Paths to Independence

Paths to Independence

As a Canadian living in the USA I get to celebrate Canada Day July 1 and Independence Day July 4. I’m intrigued by both the parallels and the differences those two celebrations have.

Wikipedia has great little summaries:

“On July 1 1867, at noon, New Brunswick, Nova Scotia, and the Province of Canada were proclaimed the Dominion of Canada, with John A. MacDonald its first prime minister. Now, the area of Upper Canada was called Ontario and Lower Canada was called Quebec. With passage of the British North America Act, the Dominion of Canada was officially established as a self-governing entity within the British Empire.”

Independence Day is annually celebrated on July 4 and is often known as "the Fourth of July". It is the anniversary of the publication of the declaration of independence from Great Britain in 1776 … the birth of the United States of America as an independent nation.”

Trust me, this is not a history blog. That is NOT one of my strengths (just ask Bill!).

What intrigues me is the two different paths to independence. I think it offers us a wonderful illustration for moving to healthier relationships. Canada made the move much later than the US and to this day continues a very cordial relationship with British Royalty, etc.

Many years ago, after going through a very difficult situation with close friends I booked a few sessions with a therapist to help me work it through and learn what I needed to learn.

It was very productive and helped me to see where I had not been setting good boundaries. I let others’ opinions matter more in my life than my own - about me! I was still wanting external validation and attaching my confidence to feedback from others. I needed help in becoming more independent!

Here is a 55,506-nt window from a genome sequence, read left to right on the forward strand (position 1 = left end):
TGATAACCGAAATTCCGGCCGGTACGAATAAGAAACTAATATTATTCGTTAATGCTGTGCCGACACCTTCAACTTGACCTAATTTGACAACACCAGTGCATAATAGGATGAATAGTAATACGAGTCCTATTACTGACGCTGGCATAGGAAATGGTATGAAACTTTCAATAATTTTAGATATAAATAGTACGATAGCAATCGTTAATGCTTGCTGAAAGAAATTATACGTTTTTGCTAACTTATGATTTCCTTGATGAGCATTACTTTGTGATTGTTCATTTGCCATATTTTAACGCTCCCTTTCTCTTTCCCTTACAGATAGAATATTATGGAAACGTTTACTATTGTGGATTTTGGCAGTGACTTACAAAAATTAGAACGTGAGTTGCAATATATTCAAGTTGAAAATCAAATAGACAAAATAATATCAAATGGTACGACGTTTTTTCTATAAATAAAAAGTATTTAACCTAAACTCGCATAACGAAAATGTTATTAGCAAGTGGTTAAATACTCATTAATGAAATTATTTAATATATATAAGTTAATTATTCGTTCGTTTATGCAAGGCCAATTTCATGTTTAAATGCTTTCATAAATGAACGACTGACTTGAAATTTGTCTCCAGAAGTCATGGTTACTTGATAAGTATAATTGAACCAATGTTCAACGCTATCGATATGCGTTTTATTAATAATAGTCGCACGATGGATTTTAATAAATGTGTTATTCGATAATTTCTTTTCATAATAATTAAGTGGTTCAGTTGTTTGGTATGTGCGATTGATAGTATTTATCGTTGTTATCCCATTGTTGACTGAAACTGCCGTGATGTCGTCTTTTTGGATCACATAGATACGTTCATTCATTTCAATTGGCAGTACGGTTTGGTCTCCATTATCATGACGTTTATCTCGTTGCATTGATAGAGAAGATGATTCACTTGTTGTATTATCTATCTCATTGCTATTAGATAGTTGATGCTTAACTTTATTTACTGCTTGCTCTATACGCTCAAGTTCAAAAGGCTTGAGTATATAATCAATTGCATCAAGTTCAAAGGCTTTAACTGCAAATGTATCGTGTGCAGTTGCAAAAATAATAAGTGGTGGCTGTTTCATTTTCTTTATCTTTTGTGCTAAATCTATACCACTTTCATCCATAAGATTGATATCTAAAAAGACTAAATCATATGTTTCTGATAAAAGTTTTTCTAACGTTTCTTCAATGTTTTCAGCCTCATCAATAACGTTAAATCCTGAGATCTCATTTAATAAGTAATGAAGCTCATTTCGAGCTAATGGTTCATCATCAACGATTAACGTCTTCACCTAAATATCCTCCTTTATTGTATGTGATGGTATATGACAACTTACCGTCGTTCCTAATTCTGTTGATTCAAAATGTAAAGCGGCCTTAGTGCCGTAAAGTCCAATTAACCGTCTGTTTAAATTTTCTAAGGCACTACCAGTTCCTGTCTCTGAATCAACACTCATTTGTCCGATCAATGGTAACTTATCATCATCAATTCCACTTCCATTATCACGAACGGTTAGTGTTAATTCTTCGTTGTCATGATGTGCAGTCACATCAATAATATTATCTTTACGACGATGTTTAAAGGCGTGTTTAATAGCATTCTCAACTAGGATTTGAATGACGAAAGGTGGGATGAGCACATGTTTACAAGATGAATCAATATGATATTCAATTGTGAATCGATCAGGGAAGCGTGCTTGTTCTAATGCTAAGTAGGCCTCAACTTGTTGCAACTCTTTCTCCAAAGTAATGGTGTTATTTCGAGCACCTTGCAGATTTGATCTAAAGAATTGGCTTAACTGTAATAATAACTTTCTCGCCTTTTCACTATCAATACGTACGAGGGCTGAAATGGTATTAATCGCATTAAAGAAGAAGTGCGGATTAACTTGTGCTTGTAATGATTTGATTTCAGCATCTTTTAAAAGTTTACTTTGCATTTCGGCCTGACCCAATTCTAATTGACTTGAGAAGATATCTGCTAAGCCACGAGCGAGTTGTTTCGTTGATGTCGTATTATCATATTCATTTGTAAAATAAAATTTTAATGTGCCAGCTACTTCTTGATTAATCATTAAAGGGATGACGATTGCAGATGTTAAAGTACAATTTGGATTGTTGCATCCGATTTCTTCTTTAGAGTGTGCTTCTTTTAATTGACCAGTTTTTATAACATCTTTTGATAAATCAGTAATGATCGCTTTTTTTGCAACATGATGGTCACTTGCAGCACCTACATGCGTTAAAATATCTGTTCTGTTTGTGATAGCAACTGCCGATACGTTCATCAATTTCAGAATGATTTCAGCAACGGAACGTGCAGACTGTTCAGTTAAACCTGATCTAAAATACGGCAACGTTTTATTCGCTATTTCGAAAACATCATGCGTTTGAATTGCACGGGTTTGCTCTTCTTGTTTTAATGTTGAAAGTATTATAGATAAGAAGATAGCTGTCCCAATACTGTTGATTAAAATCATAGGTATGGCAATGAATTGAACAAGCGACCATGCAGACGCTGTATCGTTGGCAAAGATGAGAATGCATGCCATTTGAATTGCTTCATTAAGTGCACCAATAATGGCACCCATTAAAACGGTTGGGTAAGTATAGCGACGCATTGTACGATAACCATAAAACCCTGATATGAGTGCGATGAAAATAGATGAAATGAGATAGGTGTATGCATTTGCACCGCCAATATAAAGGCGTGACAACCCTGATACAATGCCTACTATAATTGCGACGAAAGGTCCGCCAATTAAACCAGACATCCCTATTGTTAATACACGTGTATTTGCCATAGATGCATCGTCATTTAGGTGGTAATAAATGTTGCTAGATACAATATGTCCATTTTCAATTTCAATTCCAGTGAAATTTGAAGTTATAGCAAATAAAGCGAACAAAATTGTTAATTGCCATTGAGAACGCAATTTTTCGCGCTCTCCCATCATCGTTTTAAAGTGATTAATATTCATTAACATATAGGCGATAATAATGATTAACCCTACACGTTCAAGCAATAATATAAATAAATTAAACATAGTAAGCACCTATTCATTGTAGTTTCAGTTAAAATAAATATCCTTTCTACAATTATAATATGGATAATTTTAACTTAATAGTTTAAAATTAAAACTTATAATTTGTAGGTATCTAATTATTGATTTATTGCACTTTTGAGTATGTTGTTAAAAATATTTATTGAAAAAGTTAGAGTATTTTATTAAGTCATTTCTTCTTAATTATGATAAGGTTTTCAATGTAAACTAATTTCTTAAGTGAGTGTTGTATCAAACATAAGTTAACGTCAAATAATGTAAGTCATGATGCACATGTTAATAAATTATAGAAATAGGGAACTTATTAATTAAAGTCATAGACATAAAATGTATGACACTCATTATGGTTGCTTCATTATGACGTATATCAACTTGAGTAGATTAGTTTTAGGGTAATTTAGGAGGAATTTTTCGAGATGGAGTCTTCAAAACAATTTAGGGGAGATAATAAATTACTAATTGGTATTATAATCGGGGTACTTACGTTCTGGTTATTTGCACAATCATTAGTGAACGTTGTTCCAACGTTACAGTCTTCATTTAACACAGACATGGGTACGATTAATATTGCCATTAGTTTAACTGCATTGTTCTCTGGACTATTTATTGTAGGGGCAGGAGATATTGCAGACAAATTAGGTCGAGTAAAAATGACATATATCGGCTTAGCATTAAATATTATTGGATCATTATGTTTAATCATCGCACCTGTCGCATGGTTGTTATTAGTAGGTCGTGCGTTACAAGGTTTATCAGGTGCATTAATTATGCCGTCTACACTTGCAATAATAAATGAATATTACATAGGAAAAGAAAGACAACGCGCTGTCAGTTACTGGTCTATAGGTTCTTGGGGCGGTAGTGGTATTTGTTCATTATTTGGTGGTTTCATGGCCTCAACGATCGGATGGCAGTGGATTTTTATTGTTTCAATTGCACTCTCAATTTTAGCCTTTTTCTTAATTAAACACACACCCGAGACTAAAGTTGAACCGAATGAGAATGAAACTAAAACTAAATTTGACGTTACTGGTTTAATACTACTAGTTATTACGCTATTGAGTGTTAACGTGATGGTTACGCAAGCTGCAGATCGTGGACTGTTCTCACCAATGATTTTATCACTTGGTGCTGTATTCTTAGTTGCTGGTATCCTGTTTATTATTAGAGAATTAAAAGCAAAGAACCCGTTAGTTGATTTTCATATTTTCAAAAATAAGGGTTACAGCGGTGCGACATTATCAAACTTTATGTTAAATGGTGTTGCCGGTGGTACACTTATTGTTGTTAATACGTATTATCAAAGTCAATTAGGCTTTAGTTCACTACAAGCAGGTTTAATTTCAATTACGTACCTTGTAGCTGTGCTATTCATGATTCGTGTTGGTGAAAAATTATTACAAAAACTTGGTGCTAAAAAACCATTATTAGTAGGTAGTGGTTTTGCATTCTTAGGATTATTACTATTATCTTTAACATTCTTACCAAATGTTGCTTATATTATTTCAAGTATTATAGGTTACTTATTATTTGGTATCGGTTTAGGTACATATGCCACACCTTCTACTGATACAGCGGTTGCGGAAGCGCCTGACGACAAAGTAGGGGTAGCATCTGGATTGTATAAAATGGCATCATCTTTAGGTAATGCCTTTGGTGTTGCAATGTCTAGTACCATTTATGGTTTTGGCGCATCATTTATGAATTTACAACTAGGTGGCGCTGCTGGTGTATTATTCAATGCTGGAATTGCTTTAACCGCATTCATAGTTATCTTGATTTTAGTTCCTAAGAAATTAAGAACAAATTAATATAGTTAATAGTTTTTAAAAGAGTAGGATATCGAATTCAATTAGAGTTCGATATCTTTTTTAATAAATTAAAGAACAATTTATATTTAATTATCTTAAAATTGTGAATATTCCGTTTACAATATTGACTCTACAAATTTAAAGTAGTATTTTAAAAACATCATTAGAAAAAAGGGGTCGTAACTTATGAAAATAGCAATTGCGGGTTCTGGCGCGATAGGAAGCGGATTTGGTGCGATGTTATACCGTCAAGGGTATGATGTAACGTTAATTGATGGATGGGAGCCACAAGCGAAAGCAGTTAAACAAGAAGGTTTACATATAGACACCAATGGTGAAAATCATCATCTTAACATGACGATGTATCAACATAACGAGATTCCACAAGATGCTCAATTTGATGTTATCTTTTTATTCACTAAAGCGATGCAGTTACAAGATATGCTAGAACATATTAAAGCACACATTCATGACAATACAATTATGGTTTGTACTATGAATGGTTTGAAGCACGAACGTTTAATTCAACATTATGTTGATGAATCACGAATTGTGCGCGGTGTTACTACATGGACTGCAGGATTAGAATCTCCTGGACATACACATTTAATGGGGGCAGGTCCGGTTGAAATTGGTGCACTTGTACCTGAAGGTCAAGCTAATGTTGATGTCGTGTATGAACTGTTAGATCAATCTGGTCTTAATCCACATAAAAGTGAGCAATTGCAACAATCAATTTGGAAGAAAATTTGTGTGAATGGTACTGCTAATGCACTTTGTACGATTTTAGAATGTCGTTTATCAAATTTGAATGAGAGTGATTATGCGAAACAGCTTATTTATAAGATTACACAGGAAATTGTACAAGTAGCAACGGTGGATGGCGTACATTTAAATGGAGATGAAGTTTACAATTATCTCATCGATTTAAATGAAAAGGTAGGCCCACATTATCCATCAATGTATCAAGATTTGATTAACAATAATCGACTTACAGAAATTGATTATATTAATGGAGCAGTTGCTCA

Obviously I’m not alone. Nor am I 100% over this people-pleasing tendency but I have definitely found a lot more independence and freedom from needing to please others. Just like the contrast between how the USA and how Canada obtained their independence (and how it looks now for each country) I think our own paths to healthier independence can vary.

In the process the counsellor wanted me to confront my Dad about the abuse I had received from him. I wasn’t ready for that and actually don’t think that I needed that for my freedom. The path to freedom can be an internal, personal one. In fact, I believe that your freedom in relationships IS NOT dependent on the other person. If I base my freedom on a conversation with another person then I am still dependent on their reaction. That is not freedom.

It may feel like an appropriate step in some relationships to “speak your truth”. Let’s keep the two steps very separate though. If you need to be more independent that is something you choose to do and likely need to process emotionally - with a journal, with a counselor, etc. It is rarely something you can process easily with the person you need to be less dependent with.

It is an older classic but still full of great wisdom - the book is called “Co-Dependent No More” by Melody Beattie. There is also a workbook (easily found on Amazon, etc.). Beattie includes a great little test to help you examine how co-dependent your relationships are.

The healthy version for us as people is healthy inter-dependence. My goal in life is not emotional independence. It is relationships where we share the ability to be fully present, not shrinking and not over-powering with each other. Be seen, valued and honored and offer that in return.

The pendulum can swing sometimes when we discover a need for less dependence but the happy place is with deep, vulnerable and honest connection. Connection free of control, shame, judgment and manipulation.

Here’s to your next steps in healthier relationships!

What are your next steps?

Until next week,

Marilyn

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